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Switches and controls

Roland Daoust | Posted in GBA Pro Help on

The GBA web site as been a tremendous source of practical information for my new DYI 500 sq feet code compliant addition.

Now I’m looking at switches and controls for the LED lights, the ERV LCD or WIFI, and the circulator pump for radiant wall, and maybe an outdoor camera. Thermostats and door locks, motion detectors, dimmers on switches or remotes or Bluetooth or WIFI hubs, frankly the whole thing is confusing.

Where can I find answers? Some Smart home advocates would say put the whole house online… That’s a bridge too far.

Roland

 

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Replies

  1. DCContrarian | | #1

    How are you trying to control them? Just plain old wall switches? Remote control? Internet?

  2. Sean Cotter | | #2

    My advice is to stick to the main players on the electric side - Lutron, Leviton, etc.

    Don’t have smart bulbs, have smart light switches. 10 smart bulbs cost a lot more than 10 good led bulbs that operate on a smart switch.

    Line voltage everywhere. Good can light boxes with Edison screw in bulb connections can take whatever led deal they come up with in the future.

    It can get/seem expensive. Personally I use Lutron - you need the one hub, connected to your in-home network and the rest is pretty easy.

    HomeDepot deal of the day is often the Lutron products and that’s how I have built up items on the cheap.

    Smart outlets… not a fan. In the case of floor lamps and accent lights, you may go with the smart bulb.

  3. C L | | #3

    Good advice above on smart switches rather than bulbs, line voltage everywhere.
    Consider the wireless protocol of the system you use.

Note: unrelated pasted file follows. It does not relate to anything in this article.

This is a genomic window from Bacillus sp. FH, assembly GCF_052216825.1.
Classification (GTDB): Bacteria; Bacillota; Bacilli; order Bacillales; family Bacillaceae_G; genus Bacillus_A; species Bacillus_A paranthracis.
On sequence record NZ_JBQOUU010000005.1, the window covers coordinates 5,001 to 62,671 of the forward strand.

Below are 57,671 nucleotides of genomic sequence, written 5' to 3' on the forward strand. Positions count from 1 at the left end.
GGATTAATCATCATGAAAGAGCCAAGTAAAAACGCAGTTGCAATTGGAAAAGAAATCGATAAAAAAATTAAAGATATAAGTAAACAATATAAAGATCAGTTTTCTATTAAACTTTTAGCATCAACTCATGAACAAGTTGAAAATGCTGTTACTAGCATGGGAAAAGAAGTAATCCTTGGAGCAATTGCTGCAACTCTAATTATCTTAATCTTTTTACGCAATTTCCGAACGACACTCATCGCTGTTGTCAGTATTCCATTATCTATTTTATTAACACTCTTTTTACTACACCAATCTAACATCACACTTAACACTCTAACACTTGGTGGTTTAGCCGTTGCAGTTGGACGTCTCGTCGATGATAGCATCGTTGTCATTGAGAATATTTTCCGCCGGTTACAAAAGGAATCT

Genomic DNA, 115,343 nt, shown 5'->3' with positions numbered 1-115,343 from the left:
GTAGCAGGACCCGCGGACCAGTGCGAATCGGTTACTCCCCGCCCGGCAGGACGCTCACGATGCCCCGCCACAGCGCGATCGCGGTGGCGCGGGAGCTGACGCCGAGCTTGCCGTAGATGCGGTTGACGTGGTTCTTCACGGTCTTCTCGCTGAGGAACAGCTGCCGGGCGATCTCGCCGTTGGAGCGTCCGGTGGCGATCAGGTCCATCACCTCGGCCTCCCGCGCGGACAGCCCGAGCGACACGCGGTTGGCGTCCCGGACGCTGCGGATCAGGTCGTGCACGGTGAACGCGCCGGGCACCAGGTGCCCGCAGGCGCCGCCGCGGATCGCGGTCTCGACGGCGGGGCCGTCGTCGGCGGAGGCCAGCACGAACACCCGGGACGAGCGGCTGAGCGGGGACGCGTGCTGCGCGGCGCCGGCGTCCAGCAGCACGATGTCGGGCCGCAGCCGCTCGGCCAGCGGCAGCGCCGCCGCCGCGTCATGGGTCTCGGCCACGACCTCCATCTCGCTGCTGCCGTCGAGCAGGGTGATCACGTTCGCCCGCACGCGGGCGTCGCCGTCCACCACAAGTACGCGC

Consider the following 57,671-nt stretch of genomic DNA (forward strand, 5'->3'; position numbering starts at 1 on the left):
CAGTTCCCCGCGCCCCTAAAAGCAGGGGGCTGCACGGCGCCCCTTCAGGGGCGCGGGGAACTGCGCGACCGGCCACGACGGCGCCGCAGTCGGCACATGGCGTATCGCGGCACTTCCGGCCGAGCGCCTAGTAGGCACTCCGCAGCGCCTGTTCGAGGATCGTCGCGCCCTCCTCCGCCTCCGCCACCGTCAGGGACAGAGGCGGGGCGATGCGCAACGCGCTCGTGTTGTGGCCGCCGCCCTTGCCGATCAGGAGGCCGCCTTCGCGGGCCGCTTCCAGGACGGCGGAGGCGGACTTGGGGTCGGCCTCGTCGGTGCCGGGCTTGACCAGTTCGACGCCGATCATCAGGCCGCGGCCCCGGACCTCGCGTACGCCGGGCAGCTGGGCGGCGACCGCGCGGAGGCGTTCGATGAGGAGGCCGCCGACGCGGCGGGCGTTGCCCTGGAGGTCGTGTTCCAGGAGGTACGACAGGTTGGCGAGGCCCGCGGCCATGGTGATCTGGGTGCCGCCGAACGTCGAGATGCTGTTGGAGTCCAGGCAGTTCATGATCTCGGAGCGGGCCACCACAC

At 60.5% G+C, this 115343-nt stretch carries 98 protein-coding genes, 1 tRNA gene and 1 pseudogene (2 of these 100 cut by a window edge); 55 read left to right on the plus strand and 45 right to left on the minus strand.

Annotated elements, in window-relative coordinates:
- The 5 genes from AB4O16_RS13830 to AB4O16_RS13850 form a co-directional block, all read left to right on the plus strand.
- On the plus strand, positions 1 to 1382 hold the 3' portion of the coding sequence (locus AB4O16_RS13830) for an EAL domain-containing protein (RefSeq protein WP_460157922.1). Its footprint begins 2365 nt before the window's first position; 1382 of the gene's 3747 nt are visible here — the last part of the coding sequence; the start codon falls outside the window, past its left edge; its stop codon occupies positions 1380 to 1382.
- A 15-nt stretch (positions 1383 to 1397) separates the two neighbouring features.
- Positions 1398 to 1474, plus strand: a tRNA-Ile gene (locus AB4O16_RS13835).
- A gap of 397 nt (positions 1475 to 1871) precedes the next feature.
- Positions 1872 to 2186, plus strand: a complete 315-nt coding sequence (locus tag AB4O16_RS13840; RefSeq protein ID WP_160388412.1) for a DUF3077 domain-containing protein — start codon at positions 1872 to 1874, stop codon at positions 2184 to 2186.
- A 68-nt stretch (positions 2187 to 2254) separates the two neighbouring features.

- I believe Lutron is a proprietary system.
    - Wifi such as what connects your computer to your router is also not a great idea - if you get several devices you can clog up your network fast. Also many devices need to "phone home" via their internet connection and thus won't work if you don't have internet.
    - Zwave and Zigbee can be great if you leave the controls local. HomeAssistant is an open source software to run Zigbee and Zwave local and has many plug ins to pick up other devices. Hubitat is another hub that works local and does not require a monthly fee.

  4. Sean Cotter | | #4

    Local networks - your internet provider + your wired/wireless networks + devices won’t overwhelm anything. Not in a newer setup, on broadband. Even legacy DSL in rural areas, this isn’t a problem.

    Lutron’s setup operates w/o internet connectivity after initial setup. Meaning it runs and does the programmed things as long as you have power… and this in and of itself is not an issue generally. Homes have power and the internet services work 99% of the time in most areas.

  5. Johngfc | | #5

    I'm in the same situation and decided to build a Raspberry pi based system using OpenHAB. The system components are well documented, open-source, robust, highly extensible, and flexible. However, this is an option only if you're computer-oriented and willing to do some learning - it's clearly not for everyone. Forums dedicated to home automation are good sources of information on the many options.

  6. Expert Member
    Zephyr7 | | #6

    Lutron's system is propreitary, but it works very well. I have had my system for five years now. I wouldn't want to be without it. I do wish they had more options though (I've even asked my factory rep for them to consider making a module that would accept outside contact closures to trigger events).

    You won't "clog up" your network just by having lots of devices. The networks I'm involved with at work often have thousands of devices, and there is no problem. The issue would be if all those devices were moving lots of data, but simple things like switches move only a tiny amount of data, and they don't even do that very often. You shouldn't have a problem here.

    Zwave has a lot more options than Lutron's system, but it's main drawback is that it's not always as quick with responses. It has a large number of manufacturers supporting it though, and it's worth considering. When I chose Lutron for my system, my primary reasons were that I like the design of the Lutron switches, and I like the fast response time.

    BTW, Lutron's system DOES use the Internet and cloud services for the cellular phone app and associated services like geofencing when you're outside of your home. When you're inside your home though, their phone app contacts your local Lutron Smart Bridge device directly through your wifi network, so you can do everything inside even if your Internet connection is down. All the scheduled services continue to work too, which is a real plus for me since I'm in a more rural area and we have frequent power and Internet outages in storms.

    Bill

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